September is coming. For fashionistas in our fair city that mean one thing - New York Fashion Week! While it's not news that Fashion Week has moved to Lincoln Center, what comes along with the move is a new computerized check-in system for participants.
As first reported by New York Magazine, "the system is meant not only to help keep crashers out, but mostly to help designers track who went to their shows. While people may have gone into some shows in the past with paper invitations in hand, without checking in, this season, everyone has to check in to every show using the new computerized system."
Here's the skinny (from NYMag The Cut):
Check-in method No. 1: Press credentials.
This season, press credentials come with a unique bar code and pretty photo of their owner. If you have press credentials and are RSVP'd under your name for a show, you can scan your bar code at the airport-esque kiosk, get a printout of your seat assignment, and be on your way. The photos are to prevent the credentials from getting passed around to or stolen by people who shouldn't have them. If you try to get past security at the entrance with someone else's credentials that you found on the ground or something, guards may not let you in.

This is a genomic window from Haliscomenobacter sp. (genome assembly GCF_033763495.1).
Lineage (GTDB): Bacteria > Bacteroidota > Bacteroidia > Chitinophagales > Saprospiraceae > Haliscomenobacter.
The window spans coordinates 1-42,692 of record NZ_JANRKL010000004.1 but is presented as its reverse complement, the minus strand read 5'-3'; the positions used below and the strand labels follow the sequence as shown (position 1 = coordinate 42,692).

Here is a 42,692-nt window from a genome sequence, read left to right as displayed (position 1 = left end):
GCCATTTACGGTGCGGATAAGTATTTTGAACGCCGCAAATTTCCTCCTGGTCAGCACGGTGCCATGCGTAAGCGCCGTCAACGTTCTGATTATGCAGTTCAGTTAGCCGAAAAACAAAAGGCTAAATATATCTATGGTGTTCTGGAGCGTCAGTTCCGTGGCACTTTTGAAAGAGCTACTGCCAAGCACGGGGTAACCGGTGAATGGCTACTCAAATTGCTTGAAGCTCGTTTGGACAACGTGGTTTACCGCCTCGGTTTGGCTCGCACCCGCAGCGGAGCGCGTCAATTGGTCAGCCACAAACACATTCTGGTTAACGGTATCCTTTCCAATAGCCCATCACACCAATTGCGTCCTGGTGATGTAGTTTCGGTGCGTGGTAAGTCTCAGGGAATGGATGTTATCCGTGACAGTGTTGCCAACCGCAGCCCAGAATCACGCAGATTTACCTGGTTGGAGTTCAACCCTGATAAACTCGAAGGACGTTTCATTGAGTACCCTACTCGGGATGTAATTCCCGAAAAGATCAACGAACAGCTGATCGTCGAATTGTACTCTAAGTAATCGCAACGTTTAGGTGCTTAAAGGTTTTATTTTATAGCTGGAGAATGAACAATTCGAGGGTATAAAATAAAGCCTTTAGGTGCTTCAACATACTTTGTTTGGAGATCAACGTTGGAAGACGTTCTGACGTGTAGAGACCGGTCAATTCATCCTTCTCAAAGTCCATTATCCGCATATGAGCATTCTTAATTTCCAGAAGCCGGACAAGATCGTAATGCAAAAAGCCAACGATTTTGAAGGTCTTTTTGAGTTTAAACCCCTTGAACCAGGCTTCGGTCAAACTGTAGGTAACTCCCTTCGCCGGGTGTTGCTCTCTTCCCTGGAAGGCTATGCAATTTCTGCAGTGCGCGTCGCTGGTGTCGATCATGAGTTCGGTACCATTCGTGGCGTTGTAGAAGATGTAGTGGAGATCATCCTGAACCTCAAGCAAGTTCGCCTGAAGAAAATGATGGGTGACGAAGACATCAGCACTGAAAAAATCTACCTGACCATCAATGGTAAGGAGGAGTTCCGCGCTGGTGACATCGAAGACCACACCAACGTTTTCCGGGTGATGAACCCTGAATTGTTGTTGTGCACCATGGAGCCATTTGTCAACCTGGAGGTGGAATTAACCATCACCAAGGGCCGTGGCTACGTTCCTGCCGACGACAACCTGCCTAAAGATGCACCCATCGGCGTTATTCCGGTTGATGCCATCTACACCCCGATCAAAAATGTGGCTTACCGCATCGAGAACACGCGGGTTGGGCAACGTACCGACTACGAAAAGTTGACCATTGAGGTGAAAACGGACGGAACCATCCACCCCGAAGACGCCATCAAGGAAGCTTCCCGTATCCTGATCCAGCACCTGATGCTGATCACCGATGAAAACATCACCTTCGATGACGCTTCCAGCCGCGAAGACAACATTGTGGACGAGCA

Check-in method No. 2: E-mail proof of seating assignments.
Individuals RSVP'd for shows will receive seating confirmation via e-mail. These will get you past Lincoln Center security guards. The e-mail will have a bar code that attendees can scan at the kiosks to print seat assignments and get in. If, last-minute, you are not able to go to a show, you can alert the show's PR team and send a substitute with your e-mail. The bar code on the e-mail can be scanned from a smartphone or a printed piece of paper. Once your seat is scanned in, if a devious person who shouldn't have the ticket gets their hands on it and tries to scan it in, they won't be able to.
Check-in method No. 3: Talk to a PR person.
In case technology fails you, real people will be on hand to check you in. However, this season, they'll have computers instead of tedious gigantic binders full of lists. But again, once you're checked into the online system, no one else can get in under your name.
Source: New York Magazine